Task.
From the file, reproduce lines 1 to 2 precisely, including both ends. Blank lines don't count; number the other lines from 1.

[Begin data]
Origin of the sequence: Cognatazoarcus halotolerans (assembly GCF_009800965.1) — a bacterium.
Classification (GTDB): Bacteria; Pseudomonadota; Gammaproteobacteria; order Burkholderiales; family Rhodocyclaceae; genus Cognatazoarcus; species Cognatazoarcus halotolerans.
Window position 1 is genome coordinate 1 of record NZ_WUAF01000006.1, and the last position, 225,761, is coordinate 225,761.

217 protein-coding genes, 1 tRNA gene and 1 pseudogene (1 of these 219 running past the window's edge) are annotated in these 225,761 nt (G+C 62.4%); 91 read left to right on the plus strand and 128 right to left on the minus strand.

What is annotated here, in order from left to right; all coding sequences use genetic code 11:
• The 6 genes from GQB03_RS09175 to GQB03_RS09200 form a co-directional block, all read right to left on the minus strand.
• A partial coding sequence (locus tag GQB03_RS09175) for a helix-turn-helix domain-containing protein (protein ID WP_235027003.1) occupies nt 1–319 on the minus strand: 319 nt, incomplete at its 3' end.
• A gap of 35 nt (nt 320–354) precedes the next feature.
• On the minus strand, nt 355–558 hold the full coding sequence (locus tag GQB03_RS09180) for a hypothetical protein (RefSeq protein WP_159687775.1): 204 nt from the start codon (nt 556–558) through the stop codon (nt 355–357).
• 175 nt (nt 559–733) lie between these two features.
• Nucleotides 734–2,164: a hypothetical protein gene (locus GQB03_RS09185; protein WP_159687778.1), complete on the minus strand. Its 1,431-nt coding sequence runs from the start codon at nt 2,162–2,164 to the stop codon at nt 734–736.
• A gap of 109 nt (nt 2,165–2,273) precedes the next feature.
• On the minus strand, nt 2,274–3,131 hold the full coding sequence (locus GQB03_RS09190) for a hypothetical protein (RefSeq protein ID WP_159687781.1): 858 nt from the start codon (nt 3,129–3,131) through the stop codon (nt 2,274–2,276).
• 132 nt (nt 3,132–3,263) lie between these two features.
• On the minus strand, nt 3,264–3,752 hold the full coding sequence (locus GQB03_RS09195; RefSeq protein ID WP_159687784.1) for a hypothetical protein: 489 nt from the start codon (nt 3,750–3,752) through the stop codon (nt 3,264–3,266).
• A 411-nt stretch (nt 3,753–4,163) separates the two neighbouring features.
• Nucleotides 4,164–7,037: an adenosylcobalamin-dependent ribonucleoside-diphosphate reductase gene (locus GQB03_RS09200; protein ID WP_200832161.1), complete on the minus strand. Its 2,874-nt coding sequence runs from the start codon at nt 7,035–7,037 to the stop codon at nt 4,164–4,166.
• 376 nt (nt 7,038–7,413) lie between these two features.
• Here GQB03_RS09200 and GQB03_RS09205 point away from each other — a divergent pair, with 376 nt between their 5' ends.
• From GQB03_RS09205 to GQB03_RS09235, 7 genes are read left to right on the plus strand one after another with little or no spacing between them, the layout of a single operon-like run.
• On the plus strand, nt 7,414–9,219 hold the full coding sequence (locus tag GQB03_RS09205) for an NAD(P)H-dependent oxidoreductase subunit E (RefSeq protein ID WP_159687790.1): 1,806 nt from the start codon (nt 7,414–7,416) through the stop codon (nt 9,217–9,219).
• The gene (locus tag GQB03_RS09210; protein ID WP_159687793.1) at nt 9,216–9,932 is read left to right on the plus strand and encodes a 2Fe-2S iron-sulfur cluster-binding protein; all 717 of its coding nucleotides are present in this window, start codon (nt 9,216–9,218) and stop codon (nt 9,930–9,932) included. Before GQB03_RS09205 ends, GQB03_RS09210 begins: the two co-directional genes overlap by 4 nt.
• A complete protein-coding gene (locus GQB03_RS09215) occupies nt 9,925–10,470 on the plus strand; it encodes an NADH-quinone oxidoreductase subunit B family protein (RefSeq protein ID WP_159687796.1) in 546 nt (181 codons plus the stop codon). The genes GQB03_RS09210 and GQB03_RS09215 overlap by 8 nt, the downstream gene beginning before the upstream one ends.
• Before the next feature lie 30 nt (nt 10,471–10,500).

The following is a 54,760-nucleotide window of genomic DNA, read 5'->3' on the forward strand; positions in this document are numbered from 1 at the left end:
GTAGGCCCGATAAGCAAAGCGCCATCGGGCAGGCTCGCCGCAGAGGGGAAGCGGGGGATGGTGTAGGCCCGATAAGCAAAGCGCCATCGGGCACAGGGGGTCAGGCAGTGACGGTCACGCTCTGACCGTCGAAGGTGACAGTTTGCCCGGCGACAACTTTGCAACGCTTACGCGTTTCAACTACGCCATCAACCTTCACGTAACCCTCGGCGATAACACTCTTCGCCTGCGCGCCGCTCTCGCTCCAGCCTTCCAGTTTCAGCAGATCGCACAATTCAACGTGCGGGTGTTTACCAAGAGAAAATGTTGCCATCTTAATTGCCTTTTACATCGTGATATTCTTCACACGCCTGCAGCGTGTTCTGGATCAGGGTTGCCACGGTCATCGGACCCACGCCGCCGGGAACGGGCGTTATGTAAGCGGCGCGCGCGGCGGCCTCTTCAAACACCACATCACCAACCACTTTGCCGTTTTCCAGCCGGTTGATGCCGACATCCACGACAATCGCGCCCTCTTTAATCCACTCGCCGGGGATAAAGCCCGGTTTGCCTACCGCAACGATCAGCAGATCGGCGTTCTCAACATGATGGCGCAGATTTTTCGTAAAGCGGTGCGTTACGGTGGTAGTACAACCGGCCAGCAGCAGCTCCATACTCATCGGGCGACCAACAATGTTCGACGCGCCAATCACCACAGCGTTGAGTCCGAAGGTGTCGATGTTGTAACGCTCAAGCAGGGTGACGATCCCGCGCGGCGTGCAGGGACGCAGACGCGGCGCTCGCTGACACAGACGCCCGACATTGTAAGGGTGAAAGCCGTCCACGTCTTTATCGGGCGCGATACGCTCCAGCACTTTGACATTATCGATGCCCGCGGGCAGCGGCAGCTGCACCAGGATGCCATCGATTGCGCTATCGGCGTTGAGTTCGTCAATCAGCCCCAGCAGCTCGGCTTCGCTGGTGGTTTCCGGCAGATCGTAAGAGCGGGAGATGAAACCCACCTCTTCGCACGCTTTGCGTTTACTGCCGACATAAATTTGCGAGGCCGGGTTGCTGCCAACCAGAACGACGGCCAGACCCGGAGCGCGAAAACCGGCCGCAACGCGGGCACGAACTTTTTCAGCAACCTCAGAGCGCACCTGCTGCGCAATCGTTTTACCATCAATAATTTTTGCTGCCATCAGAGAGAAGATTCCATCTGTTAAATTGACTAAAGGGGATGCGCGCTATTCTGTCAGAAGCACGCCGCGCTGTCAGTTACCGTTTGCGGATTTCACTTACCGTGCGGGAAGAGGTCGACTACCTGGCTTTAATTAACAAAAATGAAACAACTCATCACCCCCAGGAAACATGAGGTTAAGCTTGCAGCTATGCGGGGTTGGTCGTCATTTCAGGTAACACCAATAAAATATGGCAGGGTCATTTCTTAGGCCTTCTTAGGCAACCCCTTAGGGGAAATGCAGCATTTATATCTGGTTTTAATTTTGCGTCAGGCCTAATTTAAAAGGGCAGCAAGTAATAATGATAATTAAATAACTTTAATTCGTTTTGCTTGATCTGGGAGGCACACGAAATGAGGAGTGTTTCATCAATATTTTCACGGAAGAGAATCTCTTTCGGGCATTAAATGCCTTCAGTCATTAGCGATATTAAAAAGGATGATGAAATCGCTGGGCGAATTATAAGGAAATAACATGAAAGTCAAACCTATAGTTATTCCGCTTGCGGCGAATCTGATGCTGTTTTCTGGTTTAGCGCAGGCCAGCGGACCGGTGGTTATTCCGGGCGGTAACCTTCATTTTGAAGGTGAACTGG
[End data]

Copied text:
Origin of the sequence: Cognatazoarcus halotolerans (assembly GCF_009800965.1) — a bacterium.
Classification (GTDB): Bacteria; Pseudomonadota; Gammaproteobacteria; order Burkholderiales; family Rhodocyclaceae; genus Cognatazoarcus; species Cognatazoarcus halotolerans.